Route directions come with eye-catching color-coded alerts on the LEDs on the side of the unit; if you see those red lights, you’ve made a wrong turn. The LEDs are also customizable to indicate performance and exertion levels. Wahoo claim that it’s waterproof up to five feet, which means that unless you’re the sort who washes their bike in the deep end of a swimming pool, you should be ok. And the battery lasts for ages, even when it’s giving turn-by-turn directions. When used for more basic purposes like data and ride-tracking, it should last for several outings without a charge.

Photo: Stephen Lam/ element.ly

The monochrome display, which is not touchscreen, will be a deal-breaker for some, and a boon for others. Were it not for its myriad features and excellent connectivity, you might call that low-fi. As an overall package, I prefer to think of it as paired back. No computer on the market is easier to set-up or personalize, thanks to its accompanying app, which also checks for updates and warns you if the battery is low. You just pair it quickly with a QR code and unless you want to individualize the info displayed on screen, the process is practically done. And though it’s obviously subjective, I also found it easier to use on the bike. Is it a match for the mighty Garmin? It’s another option. A fool-proof one. Which is great news, for fools like me.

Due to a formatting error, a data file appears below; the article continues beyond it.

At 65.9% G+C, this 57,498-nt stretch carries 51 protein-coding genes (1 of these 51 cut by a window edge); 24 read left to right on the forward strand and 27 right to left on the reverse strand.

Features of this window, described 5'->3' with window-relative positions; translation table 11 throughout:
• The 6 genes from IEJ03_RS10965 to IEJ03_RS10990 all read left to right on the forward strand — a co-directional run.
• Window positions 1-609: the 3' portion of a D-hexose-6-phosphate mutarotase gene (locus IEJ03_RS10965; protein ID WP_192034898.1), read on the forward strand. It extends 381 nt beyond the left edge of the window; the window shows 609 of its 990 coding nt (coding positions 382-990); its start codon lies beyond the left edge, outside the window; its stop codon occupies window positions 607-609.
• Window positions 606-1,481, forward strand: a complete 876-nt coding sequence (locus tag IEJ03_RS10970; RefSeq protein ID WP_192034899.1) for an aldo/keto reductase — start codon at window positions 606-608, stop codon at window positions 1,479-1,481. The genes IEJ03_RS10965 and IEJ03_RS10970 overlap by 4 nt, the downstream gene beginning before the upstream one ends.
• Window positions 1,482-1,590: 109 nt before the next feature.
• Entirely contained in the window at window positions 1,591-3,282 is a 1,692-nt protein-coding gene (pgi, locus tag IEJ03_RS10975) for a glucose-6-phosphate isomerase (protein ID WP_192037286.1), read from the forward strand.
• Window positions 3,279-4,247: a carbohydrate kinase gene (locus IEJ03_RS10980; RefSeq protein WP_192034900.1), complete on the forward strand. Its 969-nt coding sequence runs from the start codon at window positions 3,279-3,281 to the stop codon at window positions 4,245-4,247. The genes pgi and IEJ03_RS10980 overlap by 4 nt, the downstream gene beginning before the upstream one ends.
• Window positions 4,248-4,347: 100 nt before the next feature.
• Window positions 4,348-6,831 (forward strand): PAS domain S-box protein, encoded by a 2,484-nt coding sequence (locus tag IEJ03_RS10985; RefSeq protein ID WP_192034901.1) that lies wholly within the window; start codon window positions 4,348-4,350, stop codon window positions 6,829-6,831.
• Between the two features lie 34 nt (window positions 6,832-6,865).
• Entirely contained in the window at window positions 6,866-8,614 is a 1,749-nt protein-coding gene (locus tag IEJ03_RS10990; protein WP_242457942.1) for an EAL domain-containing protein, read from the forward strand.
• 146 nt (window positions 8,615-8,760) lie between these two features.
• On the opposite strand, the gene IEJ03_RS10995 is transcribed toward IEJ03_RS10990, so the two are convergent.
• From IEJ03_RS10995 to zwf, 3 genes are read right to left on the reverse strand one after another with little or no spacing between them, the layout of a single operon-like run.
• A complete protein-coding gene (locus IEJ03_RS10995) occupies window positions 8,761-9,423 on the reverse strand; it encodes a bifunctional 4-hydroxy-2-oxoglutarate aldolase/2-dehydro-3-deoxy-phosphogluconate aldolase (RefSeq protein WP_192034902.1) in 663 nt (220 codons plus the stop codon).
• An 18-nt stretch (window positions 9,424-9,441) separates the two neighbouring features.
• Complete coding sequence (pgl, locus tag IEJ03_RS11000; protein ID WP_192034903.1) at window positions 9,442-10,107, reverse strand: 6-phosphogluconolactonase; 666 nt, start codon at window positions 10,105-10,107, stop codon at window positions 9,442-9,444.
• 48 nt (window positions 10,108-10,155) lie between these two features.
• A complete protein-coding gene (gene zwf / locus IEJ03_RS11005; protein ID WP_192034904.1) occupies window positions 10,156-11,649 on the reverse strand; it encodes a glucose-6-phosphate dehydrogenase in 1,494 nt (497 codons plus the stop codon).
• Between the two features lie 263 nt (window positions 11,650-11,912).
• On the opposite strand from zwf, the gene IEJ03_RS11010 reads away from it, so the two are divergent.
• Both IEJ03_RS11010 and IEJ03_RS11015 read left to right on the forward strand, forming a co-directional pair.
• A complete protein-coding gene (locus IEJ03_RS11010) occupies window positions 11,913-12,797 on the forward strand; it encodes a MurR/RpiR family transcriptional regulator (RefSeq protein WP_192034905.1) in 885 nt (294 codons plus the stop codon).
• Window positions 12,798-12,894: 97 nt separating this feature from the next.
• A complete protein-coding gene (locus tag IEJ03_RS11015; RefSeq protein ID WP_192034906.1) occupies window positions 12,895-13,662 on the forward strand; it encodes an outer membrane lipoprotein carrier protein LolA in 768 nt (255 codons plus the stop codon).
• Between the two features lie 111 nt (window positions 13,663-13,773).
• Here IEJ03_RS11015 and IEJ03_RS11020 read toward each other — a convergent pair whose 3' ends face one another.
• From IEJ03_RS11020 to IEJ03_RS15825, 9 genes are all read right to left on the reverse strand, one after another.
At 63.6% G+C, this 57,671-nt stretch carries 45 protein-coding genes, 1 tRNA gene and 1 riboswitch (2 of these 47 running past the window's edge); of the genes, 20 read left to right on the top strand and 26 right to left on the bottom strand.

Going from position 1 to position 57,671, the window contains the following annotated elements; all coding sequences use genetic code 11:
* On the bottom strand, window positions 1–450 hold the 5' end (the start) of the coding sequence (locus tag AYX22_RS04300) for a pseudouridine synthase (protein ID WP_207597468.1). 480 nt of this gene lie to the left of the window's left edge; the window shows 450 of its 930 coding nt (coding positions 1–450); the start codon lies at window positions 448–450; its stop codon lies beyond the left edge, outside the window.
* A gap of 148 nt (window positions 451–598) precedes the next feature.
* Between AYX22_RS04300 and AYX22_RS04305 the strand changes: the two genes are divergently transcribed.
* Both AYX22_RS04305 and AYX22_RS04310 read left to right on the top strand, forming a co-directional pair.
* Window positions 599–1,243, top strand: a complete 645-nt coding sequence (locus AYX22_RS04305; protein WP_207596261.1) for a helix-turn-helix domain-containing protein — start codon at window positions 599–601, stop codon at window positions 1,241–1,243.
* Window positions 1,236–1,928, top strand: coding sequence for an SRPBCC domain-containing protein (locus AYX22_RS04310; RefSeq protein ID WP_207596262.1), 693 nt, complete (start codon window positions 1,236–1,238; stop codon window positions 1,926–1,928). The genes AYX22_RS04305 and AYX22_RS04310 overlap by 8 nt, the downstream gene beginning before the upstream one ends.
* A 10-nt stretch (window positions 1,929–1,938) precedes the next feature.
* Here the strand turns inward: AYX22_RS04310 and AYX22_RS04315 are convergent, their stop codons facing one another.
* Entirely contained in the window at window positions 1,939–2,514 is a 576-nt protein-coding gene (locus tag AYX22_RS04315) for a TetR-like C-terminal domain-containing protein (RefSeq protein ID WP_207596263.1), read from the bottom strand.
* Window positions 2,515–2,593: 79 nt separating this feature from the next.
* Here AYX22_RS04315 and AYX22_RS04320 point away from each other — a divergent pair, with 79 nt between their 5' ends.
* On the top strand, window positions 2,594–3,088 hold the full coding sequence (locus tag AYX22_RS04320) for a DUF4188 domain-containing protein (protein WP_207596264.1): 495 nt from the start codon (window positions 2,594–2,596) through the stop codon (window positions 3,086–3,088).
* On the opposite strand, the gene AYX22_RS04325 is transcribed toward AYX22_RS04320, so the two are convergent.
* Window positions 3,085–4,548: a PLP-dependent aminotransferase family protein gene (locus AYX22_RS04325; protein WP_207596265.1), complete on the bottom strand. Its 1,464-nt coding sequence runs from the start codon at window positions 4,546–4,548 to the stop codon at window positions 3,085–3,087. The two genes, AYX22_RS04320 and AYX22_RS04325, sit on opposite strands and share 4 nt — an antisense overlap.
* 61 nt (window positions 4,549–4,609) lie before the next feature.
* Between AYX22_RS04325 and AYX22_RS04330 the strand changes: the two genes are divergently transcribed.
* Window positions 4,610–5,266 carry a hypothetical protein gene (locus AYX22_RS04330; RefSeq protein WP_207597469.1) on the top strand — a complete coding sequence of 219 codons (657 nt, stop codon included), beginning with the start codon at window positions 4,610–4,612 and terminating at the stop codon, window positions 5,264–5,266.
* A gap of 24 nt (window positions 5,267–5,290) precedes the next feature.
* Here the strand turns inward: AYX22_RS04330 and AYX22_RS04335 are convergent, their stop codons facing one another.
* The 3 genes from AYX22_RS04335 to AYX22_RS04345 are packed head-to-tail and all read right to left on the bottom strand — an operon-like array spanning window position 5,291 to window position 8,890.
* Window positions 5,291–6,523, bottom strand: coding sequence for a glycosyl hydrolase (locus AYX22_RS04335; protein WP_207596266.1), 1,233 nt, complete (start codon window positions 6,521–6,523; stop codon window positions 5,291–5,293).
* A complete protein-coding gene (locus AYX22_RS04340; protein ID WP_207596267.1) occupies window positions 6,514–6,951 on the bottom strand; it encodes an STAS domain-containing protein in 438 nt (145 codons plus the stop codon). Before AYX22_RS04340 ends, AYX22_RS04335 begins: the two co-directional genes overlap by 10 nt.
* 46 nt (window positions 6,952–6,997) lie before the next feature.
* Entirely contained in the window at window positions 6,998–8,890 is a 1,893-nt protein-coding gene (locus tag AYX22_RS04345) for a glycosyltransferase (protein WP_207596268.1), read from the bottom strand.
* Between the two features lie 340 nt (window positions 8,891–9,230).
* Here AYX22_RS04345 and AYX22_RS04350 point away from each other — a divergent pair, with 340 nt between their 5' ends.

This Lezyne GPS Is Like Crack for GPS Data Junkies

Lezyne GPS. Photo: Jim Merithew/Element.ly
Lezyne GPS. Photo: Jim Merithew/Element.ly